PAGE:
Military Collector Group Post

Backmail #56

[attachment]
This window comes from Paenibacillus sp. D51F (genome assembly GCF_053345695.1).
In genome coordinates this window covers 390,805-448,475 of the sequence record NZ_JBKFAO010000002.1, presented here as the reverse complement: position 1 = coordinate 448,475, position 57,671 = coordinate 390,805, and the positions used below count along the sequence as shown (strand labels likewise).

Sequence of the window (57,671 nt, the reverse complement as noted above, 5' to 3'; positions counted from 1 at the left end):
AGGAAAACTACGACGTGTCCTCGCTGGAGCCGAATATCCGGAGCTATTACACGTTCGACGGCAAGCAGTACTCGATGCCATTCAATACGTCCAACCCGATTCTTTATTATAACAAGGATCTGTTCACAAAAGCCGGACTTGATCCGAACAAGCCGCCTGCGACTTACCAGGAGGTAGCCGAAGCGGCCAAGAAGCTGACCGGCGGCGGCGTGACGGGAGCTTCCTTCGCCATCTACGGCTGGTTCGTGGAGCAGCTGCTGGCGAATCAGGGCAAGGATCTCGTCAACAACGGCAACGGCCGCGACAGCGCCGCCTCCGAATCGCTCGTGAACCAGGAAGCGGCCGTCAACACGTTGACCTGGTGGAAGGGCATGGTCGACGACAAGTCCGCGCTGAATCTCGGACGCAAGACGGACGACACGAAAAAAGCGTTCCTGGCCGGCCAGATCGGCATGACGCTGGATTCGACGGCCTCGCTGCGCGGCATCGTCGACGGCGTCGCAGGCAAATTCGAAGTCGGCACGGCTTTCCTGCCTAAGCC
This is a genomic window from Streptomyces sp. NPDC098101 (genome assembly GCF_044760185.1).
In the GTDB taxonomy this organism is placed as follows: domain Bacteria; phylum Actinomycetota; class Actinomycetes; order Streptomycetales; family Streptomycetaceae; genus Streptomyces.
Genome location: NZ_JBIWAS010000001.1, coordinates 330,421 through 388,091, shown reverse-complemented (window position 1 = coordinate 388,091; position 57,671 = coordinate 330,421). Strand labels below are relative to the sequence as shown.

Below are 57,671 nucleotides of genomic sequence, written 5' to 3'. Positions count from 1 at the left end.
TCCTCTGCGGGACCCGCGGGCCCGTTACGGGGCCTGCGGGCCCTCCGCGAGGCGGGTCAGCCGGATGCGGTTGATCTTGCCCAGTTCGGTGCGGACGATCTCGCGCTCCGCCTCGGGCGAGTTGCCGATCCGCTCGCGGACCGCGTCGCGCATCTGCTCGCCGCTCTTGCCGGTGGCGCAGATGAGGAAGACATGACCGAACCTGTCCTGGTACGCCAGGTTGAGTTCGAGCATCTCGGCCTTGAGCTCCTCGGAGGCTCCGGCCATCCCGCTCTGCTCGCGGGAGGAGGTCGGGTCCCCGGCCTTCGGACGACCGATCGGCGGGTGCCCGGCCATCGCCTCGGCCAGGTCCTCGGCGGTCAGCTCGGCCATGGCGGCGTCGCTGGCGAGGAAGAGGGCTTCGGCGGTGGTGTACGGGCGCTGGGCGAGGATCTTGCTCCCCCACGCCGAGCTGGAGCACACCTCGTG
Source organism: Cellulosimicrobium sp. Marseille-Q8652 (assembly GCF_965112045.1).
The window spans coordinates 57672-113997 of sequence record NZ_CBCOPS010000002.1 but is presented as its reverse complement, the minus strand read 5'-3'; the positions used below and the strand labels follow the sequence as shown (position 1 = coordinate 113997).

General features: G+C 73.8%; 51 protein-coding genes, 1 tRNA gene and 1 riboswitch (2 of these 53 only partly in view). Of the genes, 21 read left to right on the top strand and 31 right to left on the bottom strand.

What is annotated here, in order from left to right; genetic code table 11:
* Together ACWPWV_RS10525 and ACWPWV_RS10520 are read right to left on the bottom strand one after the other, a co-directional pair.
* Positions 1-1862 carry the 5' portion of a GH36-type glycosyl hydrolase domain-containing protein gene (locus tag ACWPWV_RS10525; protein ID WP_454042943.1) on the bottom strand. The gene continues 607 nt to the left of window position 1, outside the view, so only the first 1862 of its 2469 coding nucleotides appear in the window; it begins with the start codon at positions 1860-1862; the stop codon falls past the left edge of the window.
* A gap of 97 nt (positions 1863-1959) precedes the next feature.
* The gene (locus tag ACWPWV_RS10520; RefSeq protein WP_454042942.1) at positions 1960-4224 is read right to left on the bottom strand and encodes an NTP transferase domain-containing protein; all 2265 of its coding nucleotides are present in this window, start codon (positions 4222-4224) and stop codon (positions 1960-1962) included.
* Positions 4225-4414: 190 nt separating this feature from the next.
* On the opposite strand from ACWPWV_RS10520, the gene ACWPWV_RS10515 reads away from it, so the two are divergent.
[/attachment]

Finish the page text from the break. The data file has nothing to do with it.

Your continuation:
(11 pages) Index: EYES FOR YOUR RECEIVER - THE PANADAPTER PART 1 - Introduction, by John Mackesy MORE AUSSIE QUESTIONS,COAST WATCHERS RADIOS? A DEFFERANT COAST WATCHER RADIO STORY. COASTWATCHERS RADIOS; by David Prince COAST WATCHERS STORY/BOOK; From Steve Hill SCR-522 QUESTIONS FOR HMCS HAIDA; from Jerry Proc *********************************************** EYES FOR YOUR RECEIVER - THE PANADAPTER PART 1 - Introduction, by John Mackesy Most of us will be acquainted with the "Panadapter", an oscilloscope-type device which displays signals within a receiver's passband. Although the word Panadapter tends to be used as a term to describe all devices of this type, it was in fact a trade name used by Panoramic Radio Products (later Panoramic Electronics, then Singer Metrics) for their PANoramic ADAPTER. Panoramic called it the Panadaptor, but popular usage is panadapter. Both spellings will appear in this article. Panoramic was one of those companies who derived a large part of their income from government agencies, both military and otherwise. All their equipment was built to MIL specs, only the nameplate changing between the military and the "other" versions. Panadaptors were used in aircraft, ground and shipboard applications. The panadapter is basically a scanning receiver in which the tuned frequency is swept around a CENTER FREQUENCY by the CRT horizontal deflection. The horizontal (X) position of any received signal is therefor a function of its frequency. The demodulated signal is applied to the (vertical) Y amplifier, Y deflection being a function of signal strength. This results in a "pip" appearing on the CRT, its X position being relative to center frequency, height proportional to signal strength. Sweep width for a panadapter used for signal monitoring is typically 50 Khz, 100 Khz, 0 Khz, 1Mhz or more, depending on the receiver frequency or application. One of the earlier application of panadapters was in aircraft, where it was important to be able to find slightly off-frequency signals. Input to the Panadapter is derived from the receiver converter stage. In practice, this means that the receivers IF frequency must fall within the Panadapters input center frequency. Although a 500 Khz (+/- 100 Khz) center frequency caters for a goodly proportion of receivers, there are many other IF's out there. And what if you want to test a transmitter (or oscillator), which could be on any frequency? Enter the Panalyzor (Panoramic trade name, as in PANoramic anaLYZER). This is essentially the same as the Panadapter, but input is to a broadband input converter. 2 signals are required: an input signal and a beat signal equal to n input + n center frequency. The resulting difference signal (typically 500 Khz)is then processed exactly as in the panadapter. For very little extra complication, our basic panadapter has suddenly become a very much more versatile instrument - the RF Spectrum Analyzer. It also provided Panoramic with a business opportunity for producing VFO's, Range Extending Converters, Band-Pass Amplifiers and two-tone generators. Input center frequency is commonly 500 Khz, tunable through one or two hundred Khz, although there are 10.7 Mhz models and other frequencies up to 30 Mhz. Microwave models go up to 44 Ghz! At this point I must confess to having a long-standing weakness for this type of equipment (due to a misspent youth in the military business). Currently, I own a couple of Singer/Panoramic "Panalyzor" RF Spectrum Analyzers, a (relatively) late Model SB12b-T100 (also known as SSB-4 and URM-134A) and an SSB-50. Prior to this I owned a Panoramic SB8b T-0 and an earlier-model SB12b. The SB8b was a general-purpose device, the SB12b more oriented towards SSB analysis. Both were of very rugged construction, beautifully built and excellent examples of vacuum-tube technology. The newer SSB-50 is all solid state, except for a 12AU7 X amplifier and a 12AX7 Y amplifier, and of course the 5ADP7 CRT. I guess this is probably a good time to explain the Panoramic (later Singer) model identification. This is quite straight-forward, although I'll cover only the more common variations. SA prefix =3D Panadaptor - a device with a (relatively) fixed input frequency SB prefix =3D Panalyzor - a device with a broadband input converter T-*** =3D max sweep range in Khz, commonly 100, 200 or 1000 Khz Z suffix =3D 5ADP7 CRT, illuminated graticule, camera mount bezel This last item deserves some explanation. On most models, the standard CRT is the 5UP7, which is used with a couple of different types of bezel, both unattractive. This is a curved-face tube, used with a somewhat flexible plastic graticule. As the (flat-faced) 5ADP7 requires both + and - HV, there are also power supply differences between models. PART 2 will cover circuit concepts - stay tuned! John Mackesy ************************************************* MORE AUSSIE QUESTIONS,COAST WATCHERS RADIOS? A friend & myself are very interested in obtaining a TELERADIO. We wonder if they can still be found in Australia,& whether they are still yet very common? It is my understanding that these radios were in use prior the WW-II as part of the outback school system,I/E children in extremely remote areas attended school via radio. & that with the outbreak of WW-II these radios were pressed into service as coast watches radios. It is also my understanding that most of the radios used by coast watchers were of Australian manufacture,& with the exception of the TELERADIO,a small army of indigenous personnel were required to transport the radios & their ancillary equipment to their locations of Operation.(In other words,they were big!) We'd also like some detailed info on the TELERADIO. Thanks, Dennis Starks; MILITARY RADIO COLLECTOR/HISTORIAN STARKS ELECTRONICS,wholesale supplier of used communications equipment. -------------------------------------------------------------------- >From John Mackesy You're generally right about Teleradio. They were manufactured by Amalgamated Wireless Australasia, better known as AWA. AWA was affiliated with RCA. Teleradios are not uncommon, but have lately become quite collectible. The authority on them is Tony Bell. I'll pass yr msg on to him - don't know if he's on the net, but I'll phone him tonight. Regards, John Mackesy ------------------------------------------------------------------------------------------- A DEFFERANT COAST WATCHER RADIO STORY. At 06:42 02/07/97 EDT, you wrote: >A friend & myself are very interested in obtaining a TELERADIO. We wonder >if they can still be found in Australia,& whether they are still yet very >common? I am not familier with them. >It is my understanding that these radios were in use prior the WW-II as >part of the outback school system,I/E children in extremely remote areas >attended school via radio. & that with the outbreak of WW-II these radios >were pressed into service as coast watches radios. Not to my knowledge. The outback radios were mainly made by Traeger, a company set up in South Australia by a gentleman named Traeger. He invented "pedal radio", in that he mounted a generator on a diecast housing containing gears and was driven by a bicycle crank and pedals. These are not too common and the only one I've seen was in a museum. There are a few of the Traeger radios around. The Traeger company continued making HF transceivers, portable & mobile up to the 60's or 70's. >It is also my understanding that most of the radios used by coast >watchers were of Australian manufacture,& with the exception of the >TELERADIO,a small army of indigenous personnel were required to transport >the radios & their ancillary equipment to their locations of >Operation. The sets mainly used by the coast watch were Aussie built 3BZ's made by AWA (Amalgamated Wireless Australia). The comprised a seperate receiver & transmitter, a speaker box, wet cell batteries & a gasolene generator for charging the batteries. These were all man handled. The gen sets were similar to the single sloping cylinder Johnson motor US sets, mounted on a combined sump (oil pan) base. Although the Aussie sets, I'm sure were made by Cooper, who were mainly into sheep sheering equipment. >We'd also like some detailed info on the TELERADIO. Can't help. Maybe someone else can help. ______________________________________________________ John A. Kidd Collector: military radio. Tullamarine, 3043. Interests: military aircraft Victoria. AUSTRALIA & vehicles, Chrysler cars. *********************************************** COASTWATCHERS RADIOS; by David Prince Forward; In the past I've asked from our Aussie collectors several questions about the coast watchers radios. The response was a little fragmented and conflicting. The following from Dave will clear up this conflict, and provide us with some of the reasoning behind it. I could never understand way, when a radio set needed be relatively portable so that it could be regularly moved to avoid DF'ing and capture by the enemy, the Coast Watchers had such large and cumbersome sets, Now we know why. To further understand this confusion, see Backmail #27. As I read it myself, each paragraph rased another question with me, but all were answered as I read on, Thanks Dave. The origins of the Coast Watcher network, and the equipment they used, is very similar to those clandestine stations operating in the early part of WW-II for the OSS in China, Vietnam, and various other Indo-Chinese countries. I/E foreign businessmen, plantation owners, miners, and oil companies, that once hostilities started, went underground using their company equipment to transmit vital information out of the country. As the war progressed, and their equipment began to age, also proving sourly suited to these type activities, the OSS, and Naval Intelligence provided these operators with more suitable equipment, and some measure of logistic support. You might also note that until late in the war, U.S. Naval Intelligence operated a network of clandestine operatives in these countries that was far greater than that of the OSS. I hope when next we hear from Dave, he tell's us more of the W/S No.108's, 208's and ATR-4a's and b's. Dennis Starks; MILITARY RADIO COLLECTOR/HISTORIAN ----------------------------------------------------------------------------- G'day Dennis, I don't know if you ever did get any detailed info apart from what was in #27 as I have not yet requested all the Backmail up till I joined the group. Anyway, Here's the story as I have been able to glean from various publications. In 1913, the company of Amalgamated Wireless Australasia, more commonly known as AWA, was established to combine the interests of the Marconi and Telefunken companies. In the early 1920's the Australian Government became a part owner of the company. In the 1930's, AWA was given the task to set up a wireless communications network around Australia and the South West Pacific islands such as New Guinea, Fiji, Solomons to name just a few. The idea was to provide communications to widely separated airfields, mines, plantations and settlements, etc. This network was to become known as the Teleradio network because AWA, in order to set up the circuit, developed a range of equipments called the Teleradio. Naturally enough, the first of these was called the Teleradio 1. Initially, some 200 Teleradios were installed and base stations in major towns and islands were set up as links back to Australia. By about 1940, the series had developed to the Teleradio 3A and then in 1941, AWA made big changes and produced the 3B model. The Tx (Type 1J6798) was two channel crystal controlled AM/CW with a separate vibrator type power supply (Type D6799) which incorporated a speaker for the Rx. The Rx (Type *C6770) was 5-band 200kHz to 30MHz general coverage with one crystal channel. All three of the above units were built into identical sized and shaped metal boxes. There was also a small Aerial Coupling Unit (Type J6847) that went with the Tx. Prior to WW2, the Royal Australian Navy (RAN) had organised many civilian Teleradio operators into Spotters nets to report on any unusual activities in and around the various islands. These 'spotters' were able to give suggestions as to what was required in these radios and AWA developed the 3BZ during 1942. The 3BZ Tx (Type J50062) had 6 crystal channels and the Aerial Coupling Unit was built in as was a heavy duty vibrator unit. The Rx (Type *C6770) had 4 bands. There were several versions depending on frequency range required and battery voltage available i.e. 6 or 12 volt. The version was identified by a number placed in front of the 'C' in the type number. When the war came to the South west Pacific area and the Japanese started moving into the islands, many of these operators from plantations and mines and townships took the teleradios and moved back into the mountains and jungle to form a very brave band of spotters, The Coastwatchers. A Coastwatchers typical station would often consist of a mix of 3A, 3B or 3BZ components depending on what was available at the time. The station obviously consisted of the Tx, the Rx and Speaker Box, as well as the various cables, aerials, key, microphone, headphones, tools, lead-acid storage batteries, petrol-motor driven battery charging generator. It was also necessary to carry oil and fuel for this generator of course as well as any other pack that the operators carried. The weight of the entire station came in at around the 200 pounds mark. It can be seen from this that the Coastwatchers had to rely heavily on local natives to assist with manhandling of the station and this assistance was invaluable to the effectiveness of the Coastwatching network as a whole. As the war progressed the civilians operators were eventually given some military status by being incorporated into the Navy (this was mainly to enable some sort of assistance to the spotter's families should anything happen to him). These 'navy' civilians were eventually joined in the task by Army and Airforce spotting groups, one such being the formation of the New Guinea Air Warning Wireless Company. U.S. Forces also provided 'spotters'. Also, as the war progressed, newer and smaller wireless sets such as the W/S No.108's, 208's and ATR-4a's and b's made spotting life a little 'easier' if one can use that word to describe a dangerous operation. Much of this description has been gleaned from a story in HRSA Radio Waves, January 1996, written by Colin MacKinnon, a book called "The Private War of the Spotters: A History of the New Guinea Air Warning Wireless Company",the original manuals for the 3B and 3BZ Stations and from a report by Sub-Lieutenant Reid on his activities on Bouganville Island 1942/43. Teleradios 3A and 3B are very hard to find these days. There does appear to be quite a few 3BZ's still around but these are mostly now in the hands of collectors. Hope this is of some use, Dennis. -- Dave Prince VK4KDP Brisbane, Queensland, Australia Collector and restorer of Military Radio, Signalling Equipment and WW2 Canadian Military Pattern (CMP) Vehicles. --------------------------------------------------------------- Dennis, Enjoyed the article on the coastwatchers. Nothing really new but at east it is consolidated in a short space and we have some nomenclature and back ground on AWA. Bill Howard THE WILLIAM L. HOWARD ORDNANCE TECHNICAL INTELLIGENCE MUSEUM e-mail Telephone AC 813 585-7756 ed) Personally, I thought Dave's article on the Coast Watcher's provided considerable info that we didn't earlier have. It also cleared up the confusion we were in via previous (seemingly conflicting) input on the subject. We now know that the early material we received from John Mackesy and John Kid were not conflicting, they just covered different time periods, or angles of the same story. Next we need to find out what our U.S. counterparts used? The TBX has been named, but by persons on the selling end, in the same light as BC-611 "Spy Radios". Other possible radios come to mind like the TCH, or MBM, but there just isn't enough data to speculate. I recon I screwed up the date again on yesterday's post, at least you don't hafta wait 11 months ta read that one, so ges I'm gettin bedder. Er ya cud luk at it tha other way, ya got yesterday's news the day before, er taday's news yesterday. Whatever! *********************************************** COAST WATCHERS STORY/BOOK; From Steve Hill Gday Dennis, I finished reading the book about about coastwatchers. The book is entitled "Missionary Turns Spy" It is written by Pastor A Freund and is his story of his adventures in evading the Japs in northern PNG. Pastor Freund was a Lutheran minister, working as a missionary in New Guinea prior to the war. The Lutheran Church of Australia has been and still is actively involved in mission work in PNG. Most Lutherans in Australia (including my family) originated from Germany, which led to suspicion of many of the mission workers, however most of them actively opposed the Japanese and many were enlisted by the Australian armed forces and worked as coastwatchers. When the Japs first invaded the Northern part of PNG, Pastor Freund and his co-workers had no choice but to evacuate all the white workers from his mission. The mission boats were used to skirt the coastline at night, and were hidden in trees near shore during the day. Several daytime dashes were made but no Japanese planes sighted the boats. After reaching a safer area, the boats were left. Pastor Freund and many of his co-workers were met by a representative of the New Guinea Volunteer Regiment (NGVR) and drafted into the military. Pastor Freund objected but was given the choice of enlisting in the Navy and becoming a coastwatcher, which is what he did. He and his co-workers were now coastwatchers. Note that they were not issued enlistment numbers, and did not receive even a uniform for some time. Each coastwatcher was issued with a Teleradio 3BZ, built by AWA. This consisted of Reciever, Transmitter, Accessories, Batteries, and Petrol driven battery charger. It required at least six native carriers just to carry the radio. Thus every time the party wanted to move, large amounts of native carriers were needed. Trading material (such as salt) was carried for this purpose. Note that none of the coastwatchers in this story had any training in radio, knew nothing about electronics, and did not know morse code. The coastwatchers were issued general working frequencies, and a special X frequency for making reports. The X frequency supposedly top secret but the coastwatchers found it by tuning the reciever while running the oscillator with the X crystal in the transmitter. Thus they could listen to reports made by other coastwatchers. Supplies were regularly dropped by planes. General coastwatching duties continued for some time. Jap movements were reported whenever sighted. Several failures were experienced with the radios, and repairs were done by trial and error, as the fault was usually very simple. One failure was experienced which prevented the voice section from working but it would transmit in CW. Thus the operator taught himself CW so reports could still be made. The fault was eventualy repaired. This continued until the situation really hotted up. The Japs captured the township only a few miles away. They would be searching the area very soon. The standing order from Port Moresby was "You are more useful to us alive than dead". In other words do not engage the enemy, get out! Thus the gear was collected up and the party ran. Several neighbouring coastwatchers were captured and executed. To be captured as a coastwatcher meant certain death. Pastor Freund and his party retreated through the mountains to Port Moresby. Obviously a lot more than that happened, but that is basically the story in a nutshell. Cheers ----------------------- Steve Hill VK4CZT visit my military radio page 39 Banbury St Carina. 4152. Brisbane. Queensland. Australia. *********************************************** SCR-522 QUESTIONS FOR HMCS HAIDA;from Jerry Proc Dear Miltary Radio Collectors, Another SCR522 has been resurrected and now lives to see another day aboard HMCS HAIDA. Even though it was an aircraft radio, the RCN folks adopted a piece of gear from another service for their own needs. Some questions have arisen: 1) There is mention of sending a tone on Channel D. The training manual refers to it as 'pip-squeak operation'. Obviously, if you were around at the time and maintaining these units, then that phrase would have some meaning. The main manual does a poor job of explaining the function. What is the tone supposed to do? Is the tone supposed to be received or sent? 2) The Channel Release function is not explained in the manual except for constant references to 'hit the channel release switch' during control adjustments. When I do that, it just makes all of the tuning controls go limp and it would be impossible to adjust anything in this condition. As best as I can see, pressing the Channel Release switch disengages the mechanical tuning between the receiver and transmitter so the two units can be disengaged from the common 'control' chassis. Is this correct? 3) The SCR522 is in pristine condition and was reconditioned by CAE Electronics in the 1960's, yet the gain control in the transmitter section is missing. Was there any sort of modification issued that would have eliminated the gain control and replaced it with fixed resistances? I haven't gone for a 'visual' in the transmitter, since the instructions for detaching the transmitter from the control chassis are not clear enough. 4) When the unit is in the case, and the top covers are open, I cannot touch the chassis for more than a few seconds before I have to pull my finger away. Its unbelievable that a collection of electronic components could take that much abuse from heat and still keep working. There are no louvers, cooling fans or holes for heat to escape. I can only suspect that since the primary application of the radio was for fighter aircraft, having the SCR522 fitted in an unpressurized, unheated space within the fuselage meant that the electronics would be cooled by the cold, ambient air. In a land based installation, I suppose the unit had to fry. Now I'm afraid to run the SCR522 for long periods of time for feat of a component failure as a result of the high internal temperature. Does anyone know if these were reliable units while they were in service or am I just being too conservative in my thinking? As a closing comment, I can see that poor clarity in manuals is a syndrome that has been with us for quite a long time. Regards, Jerry Proc VE3FAB Web: HMCS HAIDA Naval Museum, Toronto Ontario ed) the SCR-522 was not just used in aircraft, or aboard ships, it was also mounted in Tanks, and Jeeps as the SCR-524 and used for closed ground support coordination. It is unknown whether these ground versions had a different cabinet that would have allowed heat dissipation, but it's doubtful. In your shipboard application, the radio would have most likely used the RA-62 110vac power supply, and it was well ventilated. *********************************************** (The preceding was a product of the"Military Collector Group Post", an international email magazine dedicated to the preservation of history and the equipment that made it. Unlimited circulation of this material is authorized so long as the proper credits to the original authors, and publisher are included. For more information conserning this group contact Dennis Starks at, ***********************************************